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New York Special Needs Frequently Asked Questions

You probably have a lot of questions about establishing a Trust and creating a sound financial plan – everyone does. That's why we've collected our most frequently asked questions and answered them here.

Can a Special Needs Trust be used to:

I've never heard of a Special Needs Trust before. Is it something new?

Special Needs Trusts were authorized by Congress through the Omnibus Budget Reconciliation Act of 1993 (OBRA 93). A "Special Needs Trust" describes any trust intended to provide benefits without causing its beneficiary to lose public benefits he or she is entitled to receive. There are two general categories of Special Needs Trusts: Self-Settled and Third-Party.

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What is a "Supplemental Benefits Trust"?

It's the same as a Special Needs Trust. Some lawyers simply prefer to use the term "Supplemental Benefits" or "Supplemental Needs" instead. The terms are interchangeable. They describe the Trust's purpose and are not legally different.

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What is a "Self-Settled" Special Needs Trust?

Sometimes a recipient of public benefits receives assets that prevent continued benefits eligibility. In this case, it may be possible – and advisable – to place assets into a Special Needs Trust to regain or continue government benefits eligibility.

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Who can establish a Special Needs Trust?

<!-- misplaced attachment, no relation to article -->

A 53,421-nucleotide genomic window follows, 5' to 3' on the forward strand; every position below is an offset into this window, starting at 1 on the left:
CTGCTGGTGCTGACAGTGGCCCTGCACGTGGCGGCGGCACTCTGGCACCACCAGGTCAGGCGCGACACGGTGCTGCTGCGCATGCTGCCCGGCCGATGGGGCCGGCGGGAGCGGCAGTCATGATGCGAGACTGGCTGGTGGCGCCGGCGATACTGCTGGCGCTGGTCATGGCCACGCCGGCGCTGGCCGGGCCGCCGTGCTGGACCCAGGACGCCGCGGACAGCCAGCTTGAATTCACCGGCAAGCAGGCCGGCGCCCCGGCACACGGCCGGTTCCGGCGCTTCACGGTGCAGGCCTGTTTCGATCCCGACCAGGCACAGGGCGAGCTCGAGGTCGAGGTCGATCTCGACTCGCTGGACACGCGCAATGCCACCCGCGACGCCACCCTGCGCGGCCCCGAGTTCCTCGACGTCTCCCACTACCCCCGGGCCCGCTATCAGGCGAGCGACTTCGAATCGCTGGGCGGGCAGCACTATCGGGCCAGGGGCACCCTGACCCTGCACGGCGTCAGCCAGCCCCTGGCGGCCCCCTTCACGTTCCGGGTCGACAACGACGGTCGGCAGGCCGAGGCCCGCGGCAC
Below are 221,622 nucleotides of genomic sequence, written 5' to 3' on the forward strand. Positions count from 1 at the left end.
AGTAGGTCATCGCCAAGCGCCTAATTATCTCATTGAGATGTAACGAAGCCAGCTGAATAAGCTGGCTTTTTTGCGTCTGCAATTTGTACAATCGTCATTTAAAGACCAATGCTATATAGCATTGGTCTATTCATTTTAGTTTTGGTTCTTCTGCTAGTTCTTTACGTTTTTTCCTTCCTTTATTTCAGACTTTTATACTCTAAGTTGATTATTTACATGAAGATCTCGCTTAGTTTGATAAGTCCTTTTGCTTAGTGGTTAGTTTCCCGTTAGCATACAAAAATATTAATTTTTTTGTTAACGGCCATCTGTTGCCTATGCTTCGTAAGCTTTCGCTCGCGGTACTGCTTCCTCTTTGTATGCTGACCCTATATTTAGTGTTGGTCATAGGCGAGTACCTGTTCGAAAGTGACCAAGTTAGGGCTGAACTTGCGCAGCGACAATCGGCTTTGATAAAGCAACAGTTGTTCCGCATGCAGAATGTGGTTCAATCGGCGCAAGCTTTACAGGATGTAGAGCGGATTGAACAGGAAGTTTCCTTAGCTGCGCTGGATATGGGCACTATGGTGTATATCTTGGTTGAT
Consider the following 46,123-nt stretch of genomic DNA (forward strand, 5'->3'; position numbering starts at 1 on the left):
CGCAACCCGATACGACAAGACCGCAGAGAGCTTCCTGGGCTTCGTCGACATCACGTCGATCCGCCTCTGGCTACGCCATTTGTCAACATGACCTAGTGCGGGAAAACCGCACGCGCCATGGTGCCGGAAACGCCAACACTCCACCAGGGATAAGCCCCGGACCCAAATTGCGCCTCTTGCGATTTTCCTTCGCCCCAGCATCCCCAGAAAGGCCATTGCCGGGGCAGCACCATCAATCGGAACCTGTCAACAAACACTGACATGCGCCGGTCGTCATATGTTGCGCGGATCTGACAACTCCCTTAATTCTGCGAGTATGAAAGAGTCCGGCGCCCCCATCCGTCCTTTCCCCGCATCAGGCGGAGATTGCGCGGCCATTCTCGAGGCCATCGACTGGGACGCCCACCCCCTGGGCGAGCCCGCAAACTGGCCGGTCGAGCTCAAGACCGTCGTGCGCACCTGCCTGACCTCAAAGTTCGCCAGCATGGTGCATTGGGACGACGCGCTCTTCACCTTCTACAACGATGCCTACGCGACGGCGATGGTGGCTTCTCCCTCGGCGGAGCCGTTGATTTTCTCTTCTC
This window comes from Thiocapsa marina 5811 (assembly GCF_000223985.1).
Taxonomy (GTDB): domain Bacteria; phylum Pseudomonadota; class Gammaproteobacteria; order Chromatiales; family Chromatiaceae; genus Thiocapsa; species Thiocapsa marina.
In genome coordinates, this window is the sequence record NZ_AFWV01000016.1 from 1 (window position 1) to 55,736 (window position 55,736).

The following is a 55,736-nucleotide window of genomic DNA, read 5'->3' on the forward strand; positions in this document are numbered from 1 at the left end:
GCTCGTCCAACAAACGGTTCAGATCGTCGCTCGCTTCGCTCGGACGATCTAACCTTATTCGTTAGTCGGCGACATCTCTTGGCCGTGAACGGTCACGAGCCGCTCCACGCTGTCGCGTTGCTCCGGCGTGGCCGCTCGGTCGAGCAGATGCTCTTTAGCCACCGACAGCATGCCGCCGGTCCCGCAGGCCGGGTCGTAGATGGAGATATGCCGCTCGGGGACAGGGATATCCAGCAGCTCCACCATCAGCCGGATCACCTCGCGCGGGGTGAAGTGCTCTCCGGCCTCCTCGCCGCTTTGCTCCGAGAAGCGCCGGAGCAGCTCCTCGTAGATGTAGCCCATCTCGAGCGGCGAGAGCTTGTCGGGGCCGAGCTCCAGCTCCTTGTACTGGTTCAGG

Anyone. A Third-Party Special Needs Trust can be established by one person for the benefit of another. The person establishing the Trust – called the settlor , grantor or trustor – chooses to make some of his or her assets available for the benefit of the disabled beneficiary. Third-Party Special Needs Trusts are often established by parents for their disabled children.

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If a Special Needs Trust is established by a guardian or court, is it still "Self-Settled?"

Yes. Federal law states that a Trust established with assets that would have belonged to a person – or his or her conservatorship – is self-settled regardless of who signs the Trust instrument. In some states the "conservator" is referred to as the "guardian."

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Does my family need a Trust?

Not everyone with disabilities who receives a large tort settlement needs a Special Needs Trust. A Trust is usually necessary only if the person is receiving Medicaid , SSI or other means-tested government benefits. Small settlements may not warrant the establishment and administration of a Trust. Other ways can be found to shelter the settlement funds. Even if the person is not currently receiving benefits, a Trust must be considered if there is a possibility that the person may receive means-tested government benefits in the future.

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What kinds of public benefits do Special Needs Trust beneficiaries receive?

Special Needs Trusts can protect different public benefits. Most commonly, Special Needs Trusts are intended to permit Supplemental Security Income (SSI) and Medicaid recipients to receive some additional services or goods.

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Does a Special Needs Trust qualify a person for public benefits?

No. A Special Needs Trust does not itself make public benefits available. Nor does it make it easier to qualify for them. The beneficiary must qualify for the benefits program – either before or after the Trust is established. If properly designed, the Trust will not cause a loss of benefits – although the level of benefits may be reduced in some circumstances.

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Why would someone with assets want to place money in a Special Needs Trust just to qualify for government benefits?